This year the 39th Annual Appalachian Studies Association Conference was held for the first time in Shepherdstown, West Virginia. Between March 18th and March 20th, people all across the country gathered in attendance. The response was overwhelmingly positive from both attendees and community members alike.
The mission of the Appalachian Studies Association, housed at Marshall University, is to promote engaged dialogue, research, scholarship, education, creative expression, and action among a diverse and inclusive group of scholars, educators, practitioners, grassroots activists, students, individuals, groups and institutions. The annual conference has been held throughout the states that comprise the Appalachian Region including North Carolina, Virginia, Pennsylvania, Kentucky, Ohio, and other Appalachian states.
The theme for the conference this year was “Voices from the Misty Mountains: Diversity and Unity, A New Appalachia.” There were many sessions and numerous tours during the conference. A showcase concert was held on Saturday Night. Frank X Walker, noted Affrilachian poet, gave the keynote address. Other noted Plenary Speakers included Lloyd Arneach, a native American storyteller; Adam Booth, a local musician and storyteller; John Lilly, musician and former editor of Goldenseal magazine; Builder Levy, an Appalachian photographer; and the Appalachian dancers Matthew Olwell, Becky Hill, and Emily Oleson.
I spoke with Rachael Meads, Director of Student Activities and Leadership, who organized the conference. Rachael noted the event had a significant impact on the community, bringing in almost one thousand participants and selling out all the local hotels for the three-day stretch. “Stores and restaurants reported record breaking numbers and profits,” she noted when we talked about the impact of such an event on a small town.
“Hundreds came from the community. There was a nice blend of community and talent, and the academic and ASA attendance. I am so proud of our community. The response from people who came to the conference, their conference evaluations, almost every single one comments on how amazing our town and our location… I just feel like this was a wonder event all the way around.”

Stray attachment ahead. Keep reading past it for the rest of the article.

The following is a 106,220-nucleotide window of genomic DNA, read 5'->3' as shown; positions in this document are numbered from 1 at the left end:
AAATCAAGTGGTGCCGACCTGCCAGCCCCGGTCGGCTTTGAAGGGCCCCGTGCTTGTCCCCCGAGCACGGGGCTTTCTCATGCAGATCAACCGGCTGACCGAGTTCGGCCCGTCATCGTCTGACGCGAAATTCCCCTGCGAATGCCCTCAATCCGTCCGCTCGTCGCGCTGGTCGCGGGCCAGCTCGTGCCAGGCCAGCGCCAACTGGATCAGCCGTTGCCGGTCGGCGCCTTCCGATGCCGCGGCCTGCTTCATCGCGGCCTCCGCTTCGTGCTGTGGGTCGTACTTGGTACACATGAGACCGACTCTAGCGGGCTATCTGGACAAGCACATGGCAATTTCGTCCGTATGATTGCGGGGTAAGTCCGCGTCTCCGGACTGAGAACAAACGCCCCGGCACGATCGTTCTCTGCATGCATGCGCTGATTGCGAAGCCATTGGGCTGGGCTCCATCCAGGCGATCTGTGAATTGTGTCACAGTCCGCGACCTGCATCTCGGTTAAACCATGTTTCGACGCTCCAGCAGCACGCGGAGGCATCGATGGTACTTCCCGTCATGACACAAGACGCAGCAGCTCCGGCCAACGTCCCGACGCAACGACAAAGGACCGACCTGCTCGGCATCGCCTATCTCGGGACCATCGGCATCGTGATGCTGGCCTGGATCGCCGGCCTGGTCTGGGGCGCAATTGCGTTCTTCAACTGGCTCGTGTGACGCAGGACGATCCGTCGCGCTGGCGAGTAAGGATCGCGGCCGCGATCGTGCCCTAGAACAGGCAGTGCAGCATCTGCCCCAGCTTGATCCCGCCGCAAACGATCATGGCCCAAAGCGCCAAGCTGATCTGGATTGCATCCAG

The conference had much to offer in terms of the voices in Appalachia. Sessions ranged from environmental concerns, sustainable agriculture, community building, technology integration and Appalachia, social justice, Appalachian history, health, elder care and much more. Rachael spoke to the importance of such sessions. “If we do not take the time to thoughtfully address those issues, we are going to see huge problems on the horizon for the region and for our state. Job creation, sustainable development, ways to keep young people in the region so that we do not suffer from brain drain…these are things we need to have discussions about.”
Rachael showed the most excitement when talking about the people that show up for the conference. “They are just terrific. They are really engaged, really open, really friendly, and truly committed to the region. And it doesn’t mean they all agree. Because there are very conservative viewpoints, there are very extreme liberal viewpoints. There is a lot of in-between moderate ideologies, but they respect one another. And there is dialogue there and civility. I think what it comes back to is community. We are all a part of the same community. And as members of that community, we listen to one another and respect one another.”
Rachel mentioned that Shepherd University has an Appalachian Studies Minor, hosts an Appalachian Writer in Residence Program every fall, and they host an Appalachian Heritage Festival as well. The upcoming festival will be held from September 30 to October 1 of 2016. “It’s going to be a really big deal this year. Our writer in residence is Charles Frazier, who wrote Cold Mountain. Its going to be a huge year for the literary part and the writer residence program is the week before and leads up to the festival.”